Knowledge is power, but it can also be frightening, in a sobering kind of way. Have you ever wondered how much time you spend online, and specifically on Facebook? That's something you might not want to know, especially if you fire up the social network's app on your phone several times throughout the day. If you are curious, however, it looks like Facebook will soon oblige by introducing a new 'Your Time on Facebook' tool. This has not been released yet, or even announced by Facebook. Nevertheless, it will eventually com to fruition, as the unreleased tool was discovered in Facebook's app for... Read more...
Technology companies that collect any sort of data are scrambling to be sure that they are being as careful in the wake of Facebook's Cambridge Analytica privacy problems. The latest tech firm to take a hard look at user privacy is Apple, with reports that it is cracking down on apps that share location data with third-party companies. Apple has begun removing the apps in question from the App Store if it finds that data is being shared and notifying the developers of the app that they have violated two different listing guidelines (sections are 5.1.1 and 5.1.2 of the App Store Review Guidelines).... Read more...
WhatsApp users have been forwarding a message around that some might find incredibly annoying. The message will cause the app to hang for a bit, after which it will then function normally. No malicious content is transferred with the message according to reports. The message reads "If you touch the black point your WhatsApp will hang." The message is then forwarded by a black dot and in some cases emojis. Naturally, a good portion of the people who get it can't resist the temptation to touch the black dot. As for why the message can cause WhatsApp to hang, it has to do with symbols included... Read more...
The Android ecosystem has progressed so much over the past decade that it's not only hardware we look forward to anymore but the software that drives it as well. As we've become more reliant on our smartphones, our usage models with these operating systems of choice evolve, as does our taste. It's for those reasons that Google's I/O conference has become such an important part of the mobile landscape every year. Many new technologies announced at the show and developer conference will directly affect Android and Google services users either right away, or in the near-future. Google News App... Read more...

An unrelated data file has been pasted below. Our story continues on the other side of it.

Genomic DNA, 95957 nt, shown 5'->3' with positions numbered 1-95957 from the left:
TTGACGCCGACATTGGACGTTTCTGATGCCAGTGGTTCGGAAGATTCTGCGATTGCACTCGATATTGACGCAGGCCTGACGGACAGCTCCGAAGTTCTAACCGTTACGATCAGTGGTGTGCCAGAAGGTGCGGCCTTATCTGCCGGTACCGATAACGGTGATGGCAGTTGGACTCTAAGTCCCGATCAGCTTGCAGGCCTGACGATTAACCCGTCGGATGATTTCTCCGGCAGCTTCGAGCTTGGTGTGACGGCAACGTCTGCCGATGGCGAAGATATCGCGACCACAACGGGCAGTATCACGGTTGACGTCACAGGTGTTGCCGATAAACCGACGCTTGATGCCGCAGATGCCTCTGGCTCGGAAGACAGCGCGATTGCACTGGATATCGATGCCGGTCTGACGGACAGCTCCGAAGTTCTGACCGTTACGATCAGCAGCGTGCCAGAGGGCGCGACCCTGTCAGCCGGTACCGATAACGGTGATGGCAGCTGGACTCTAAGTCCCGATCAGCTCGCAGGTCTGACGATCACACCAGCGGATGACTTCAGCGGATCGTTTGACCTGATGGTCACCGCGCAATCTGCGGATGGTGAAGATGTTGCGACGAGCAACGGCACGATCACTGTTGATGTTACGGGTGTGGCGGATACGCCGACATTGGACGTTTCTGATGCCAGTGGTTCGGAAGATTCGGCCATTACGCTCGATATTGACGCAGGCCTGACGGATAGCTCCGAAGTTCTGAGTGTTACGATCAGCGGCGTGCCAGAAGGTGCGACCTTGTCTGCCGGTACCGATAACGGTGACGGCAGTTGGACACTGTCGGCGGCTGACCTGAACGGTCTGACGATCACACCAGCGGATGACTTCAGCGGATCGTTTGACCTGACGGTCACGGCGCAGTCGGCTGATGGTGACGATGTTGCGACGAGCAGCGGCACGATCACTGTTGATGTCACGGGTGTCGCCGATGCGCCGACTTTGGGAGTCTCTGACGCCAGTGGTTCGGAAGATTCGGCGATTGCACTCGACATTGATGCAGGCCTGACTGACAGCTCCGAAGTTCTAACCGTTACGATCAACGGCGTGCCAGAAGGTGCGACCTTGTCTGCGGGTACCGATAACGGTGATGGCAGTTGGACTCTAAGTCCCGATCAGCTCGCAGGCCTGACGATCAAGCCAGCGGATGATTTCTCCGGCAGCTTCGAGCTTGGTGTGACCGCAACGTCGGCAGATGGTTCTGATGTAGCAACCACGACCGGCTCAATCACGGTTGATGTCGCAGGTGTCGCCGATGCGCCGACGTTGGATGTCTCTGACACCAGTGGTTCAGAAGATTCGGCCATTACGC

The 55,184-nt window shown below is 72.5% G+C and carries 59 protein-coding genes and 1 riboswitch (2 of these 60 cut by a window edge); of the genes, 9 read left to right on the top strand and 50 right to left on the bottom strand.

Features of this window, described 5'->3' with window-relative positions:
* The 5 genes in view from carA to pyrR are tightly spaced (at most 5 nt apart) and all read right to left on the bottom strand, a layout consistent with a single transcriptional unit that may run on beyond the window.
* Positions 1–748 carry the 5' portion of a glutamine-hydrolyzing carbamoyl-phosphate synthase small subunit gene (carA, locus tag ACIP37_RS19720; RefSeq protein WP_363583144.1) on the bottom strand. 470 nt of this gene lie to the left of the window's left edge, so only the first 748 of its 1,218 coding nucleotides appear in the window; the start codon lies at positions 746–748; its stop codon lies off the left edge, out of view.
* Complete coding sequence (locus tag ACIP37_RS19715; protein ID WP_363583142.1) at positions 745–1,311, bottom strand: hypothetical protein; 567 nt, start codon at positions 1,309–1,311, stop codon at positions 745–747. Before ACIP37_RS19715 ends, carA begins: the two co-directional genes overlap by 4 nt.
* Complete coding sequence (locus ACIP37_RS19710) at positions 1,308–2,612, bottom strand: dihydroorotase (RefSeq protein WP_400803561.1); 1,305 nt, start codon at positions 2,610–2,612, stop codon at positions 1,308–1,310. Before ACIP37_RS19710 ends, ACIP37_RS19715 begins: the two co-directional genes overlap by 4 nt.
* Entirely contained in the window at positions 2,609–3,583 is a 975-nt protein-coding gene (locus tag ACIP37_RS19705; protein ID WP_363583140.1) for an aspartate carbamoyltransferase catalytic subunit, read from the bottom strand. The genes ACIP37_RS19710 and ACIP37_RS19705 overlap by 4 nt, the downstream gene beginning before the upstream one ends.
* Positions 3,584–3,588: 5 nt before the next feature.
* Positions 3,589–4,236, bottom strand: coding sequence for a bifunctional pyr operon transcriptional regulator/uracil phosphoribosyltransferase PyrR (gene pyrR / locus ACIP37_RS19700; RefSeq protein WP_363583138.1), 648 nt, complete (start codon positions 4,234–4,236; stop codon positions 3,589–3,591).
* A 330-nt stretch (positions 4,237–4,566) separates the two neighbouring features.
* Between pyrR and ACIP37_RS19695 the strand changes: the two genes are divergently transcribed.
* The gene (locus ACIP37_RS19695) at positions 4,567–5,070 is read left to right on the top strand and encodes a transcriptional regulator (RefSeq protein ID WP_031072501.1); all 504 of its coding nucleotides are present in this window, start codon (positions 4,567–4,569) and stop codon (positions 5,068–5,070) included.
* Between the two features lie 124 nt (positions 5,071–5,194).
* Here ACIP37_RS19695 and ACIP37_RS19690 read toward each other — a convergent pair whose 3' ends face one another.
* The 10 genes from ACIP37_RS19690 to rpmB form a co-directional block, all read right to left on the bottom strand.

It's April 1 and this day makes many of us around these parts skeptical about oddities we find online. Google is doing something that at first glance seems like an April Fools joke, but it’s a legit thing that might keep your kids (and you) entertained while all those Easter Eggs are being hidden in the yard. Most will be familiar with Where's Waldo, the red and white stripped hide-and-seek master from books and posters growing up. Google and Waldo have teamed up to let you try and find him using Google Maps. Waldo wrote, "I’m always on the lookout for fantastic new places to explore.... Read more...
After blocking an app in the App Store that was designed to alert iOS users of net neutrality violations, Apple took a second look at the application, called Wehe, and decided it was acceptable after all. However, the developer of the app, Dave Choffnes, is still unclear on why exactly Apple chose to banish Wehe from the App Store, which underscores the mysteries of Apple's review process. There are guidelines that spell things out, of course, but even when all the check boxes appear to be ticked, Apple can still decide to refuse an app entrance into its lucrative App Store. That is what happened... Read more...
Many people who download games on their Android devices probably don’t pay that much attention to the permissions they grant an app at install. What you may be missing during that install is a permission that allows the games to listen to what you are watching on TV in your home even when the game isn’t running. The scary part for many people is that the family members being spied on by these games are often kids. Apps like "Honey Quest" (pictured), "Pool 3D", and hundreds more games are loaded with software from a company called Alphonso, a start up that gathers TV viewing data for... Read more...